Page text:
Date of Award

8-1970

Document Type

Thesis

Degree Name

Master of Arts

Department

Master of History

Abstract

PURPOSE

The writer has endeavored to produce that image of the Negro in Louisiana history written by Louisiana writers. The value of this study may be reflected in the production of a more authentic image of the Negro in Louisiana. It might point up the need for similar studies as well as better utilization and preservation of sources. It is further hoped that a new awareness will develop among Negroes as to the possible good or harm that might develop to the race itself and its image in society generally if it is not careful of the source of its image.

STATEMENT OF PROBLEM

Some historians' justifications for their concentration in Afro-American history point up the premise of this study. George Washington Williams is generally regarded as the first serious student of Negro history. Williams states his reason for studying and writing his celebrated work in this area thus:

Because Negroes had been the most vexation problems in North America from the time of its discovery down to the present day; because in every attempt upon the life of the nation--the colored people had always displayed a matchless patriotism and an incomparable heroism in the cause of Americans; because such history would give the world more correct ideas of the colored people and incite the latter to greater efforts in the struggle of citizenship and manhood. The single reason that there was no history of the Nepro race would have been a sufficient reason for writing one.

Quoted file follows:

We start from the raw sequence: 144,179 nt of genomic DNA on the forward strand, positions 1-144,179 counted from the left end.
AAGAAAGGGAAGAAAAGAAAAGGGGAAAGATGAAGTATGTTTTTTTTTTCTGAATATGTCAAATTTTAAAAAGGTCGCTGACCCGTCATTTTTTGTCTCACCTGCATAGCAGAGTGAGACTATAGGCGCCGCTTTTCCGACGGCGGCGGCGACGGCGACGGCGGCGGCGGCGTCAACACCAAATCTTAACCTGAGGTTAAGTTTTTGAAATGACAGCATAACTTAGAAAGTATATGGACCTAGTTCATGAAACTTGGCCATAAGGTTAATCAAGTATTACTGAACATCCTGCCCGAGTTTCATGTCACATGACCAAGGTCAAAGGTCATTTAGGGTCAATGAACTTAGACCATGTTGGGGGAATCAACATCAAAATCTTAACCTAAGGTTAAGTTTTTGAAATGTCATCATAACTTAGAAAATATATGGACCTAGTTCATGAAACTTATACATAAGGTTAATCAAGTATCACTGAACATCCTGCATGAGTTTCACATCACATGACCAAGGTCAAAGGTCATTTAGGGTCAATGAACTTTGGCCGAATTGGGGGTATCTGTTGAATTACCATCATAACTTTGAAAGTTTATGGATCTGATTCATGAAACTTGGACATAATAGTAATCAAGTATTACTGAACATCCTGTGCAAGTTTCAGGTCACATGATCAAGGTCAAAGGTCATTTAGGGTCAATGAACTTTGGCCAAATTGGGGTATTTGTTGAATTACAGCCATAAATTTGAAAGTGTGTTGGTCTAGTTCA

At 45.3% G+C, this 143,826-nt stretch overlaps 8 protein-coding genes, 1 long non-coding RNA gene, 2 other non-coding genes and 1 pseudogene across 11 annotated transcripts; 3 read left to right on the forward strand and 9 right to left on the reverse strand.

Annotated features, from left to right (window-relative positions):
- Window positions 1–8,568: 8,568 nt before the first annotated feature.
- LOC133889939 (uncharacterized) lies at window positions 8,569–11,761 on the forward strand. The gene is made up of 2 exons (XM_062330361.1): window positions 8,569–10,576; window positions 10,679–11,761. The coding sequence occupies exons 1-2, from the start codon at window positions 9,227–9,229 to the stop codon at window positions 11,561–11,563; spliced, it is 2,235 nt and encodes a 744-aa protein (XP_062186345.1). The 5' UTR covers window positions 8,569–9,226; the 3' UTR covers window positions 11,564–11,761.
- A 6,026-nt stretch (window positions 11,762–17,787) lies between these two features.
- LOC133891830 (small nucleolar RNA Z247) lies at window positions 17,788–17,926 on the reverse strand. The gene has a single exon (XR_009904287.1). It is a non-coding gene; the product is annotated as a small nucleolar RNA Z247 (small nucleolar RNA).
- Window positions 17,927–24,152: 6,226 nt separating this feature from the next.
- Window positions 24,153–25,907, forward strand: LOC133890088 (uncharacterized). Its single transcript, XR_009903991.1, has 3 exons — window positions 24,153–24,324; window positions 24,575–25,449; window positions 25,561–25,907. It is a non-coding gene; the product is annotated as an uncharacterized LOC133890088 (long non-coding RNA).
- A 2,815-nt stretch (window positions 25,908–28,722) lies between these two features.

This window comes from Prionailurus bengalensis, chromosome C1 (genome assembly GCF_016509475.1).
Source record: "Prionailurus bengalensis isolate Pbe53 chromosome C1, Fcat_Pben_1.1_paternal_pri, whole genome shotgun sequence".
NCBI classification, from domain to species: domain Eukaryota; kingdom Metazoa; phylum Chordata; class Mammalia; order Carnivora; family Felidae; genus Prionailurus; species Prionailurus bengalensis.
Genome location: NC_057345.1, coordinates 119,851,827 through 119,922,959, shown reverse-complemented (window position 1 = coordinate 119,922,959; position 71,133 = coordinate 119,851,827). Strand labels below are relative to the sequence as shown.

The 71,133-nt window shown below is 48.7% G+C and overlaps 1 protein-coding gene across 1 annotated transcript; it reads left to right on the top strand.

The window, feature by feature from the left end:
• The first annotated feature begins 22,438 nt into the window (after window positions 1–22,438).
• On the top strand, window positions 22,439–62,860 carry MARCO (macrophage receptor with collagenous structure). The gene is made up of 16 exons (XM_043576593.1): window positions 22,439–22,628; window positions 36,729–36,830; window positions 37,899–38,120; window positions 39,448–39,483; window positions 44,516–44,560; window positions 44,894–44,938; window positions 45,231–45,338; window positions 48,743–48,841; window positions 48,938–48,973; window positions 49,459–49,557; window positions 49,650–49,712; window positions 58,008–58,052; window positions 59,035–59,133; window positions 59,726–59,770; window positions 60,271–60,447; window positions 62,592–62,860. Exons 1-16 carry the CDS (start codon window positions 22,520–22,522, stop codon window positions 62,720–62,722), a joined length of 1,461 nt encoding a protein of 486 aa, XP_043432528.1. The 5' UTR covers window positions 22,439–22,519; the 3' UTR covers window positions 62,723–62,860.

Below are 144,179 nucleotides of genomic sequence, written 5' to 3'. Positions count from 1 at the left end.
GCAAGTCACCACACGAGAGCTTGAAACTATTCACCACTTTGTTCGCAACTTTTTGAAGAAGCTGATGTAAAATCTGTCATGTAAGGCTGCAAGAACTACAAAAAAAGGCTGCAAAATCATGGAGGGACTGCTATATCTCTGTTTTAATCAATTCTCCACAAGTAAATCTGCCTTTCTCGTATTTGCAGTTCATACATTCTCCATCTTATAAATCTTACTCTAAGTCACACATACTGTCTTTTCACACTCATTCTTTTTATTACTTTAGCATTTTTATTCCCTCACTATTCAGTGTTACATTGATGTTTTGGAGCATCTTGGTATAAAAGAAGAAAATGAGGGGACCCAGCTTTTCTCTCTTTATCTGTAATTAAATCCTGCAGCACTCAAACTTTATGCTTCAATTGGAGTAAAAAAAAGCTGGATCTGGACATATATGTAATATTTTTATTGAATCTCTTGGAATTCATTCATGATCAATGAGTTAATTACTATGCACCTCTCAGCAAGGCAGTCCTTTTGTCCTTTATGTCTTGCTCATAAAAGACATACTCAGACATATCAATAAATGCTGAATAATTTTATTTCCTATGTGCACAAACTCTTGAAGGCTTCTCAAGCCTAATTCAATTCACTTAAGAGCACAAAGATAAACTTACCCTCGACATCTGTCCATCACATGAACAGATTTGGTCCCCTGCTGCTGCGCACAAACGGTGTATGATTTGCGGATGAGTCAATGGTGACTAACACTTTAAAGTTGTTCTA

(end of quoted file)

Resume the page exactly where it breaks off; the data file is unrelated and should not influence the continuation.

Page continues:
Other writers have expressed themselves on the problem of the falsified presentation of the Negro in American histories. Some of these expressions are as follows: "Byard Rustin warns that others want to totally rewrite black history substituting new myths and distortions for the old, eliminating those aspects of black history that are uncomplimentary, exalting those that support their political persuasion and, if necessary, creating events of their own myth-engendering imaginations." "Martin Kilson's defense of scholarly self detachment, however, is a forceful repudiation of such distortions of history and perversions of the intellectual process.

Committee Chair/Advisor

George R. Woolfolk

Committee Member

Purvris Carter

Publisher

Prairie View Agricultural and Mechanical College

Rights

© 2021 Prairie View A & M University

Creative Commons License
This work is licensed under a Creative Commons Attribution-NonCommercial 4.0 International License.

Date of Digitization

2/9/2022

Contributing Institution

John B Coleman Library

City of Publication

Prairie View

MIME Type

Application/PDF

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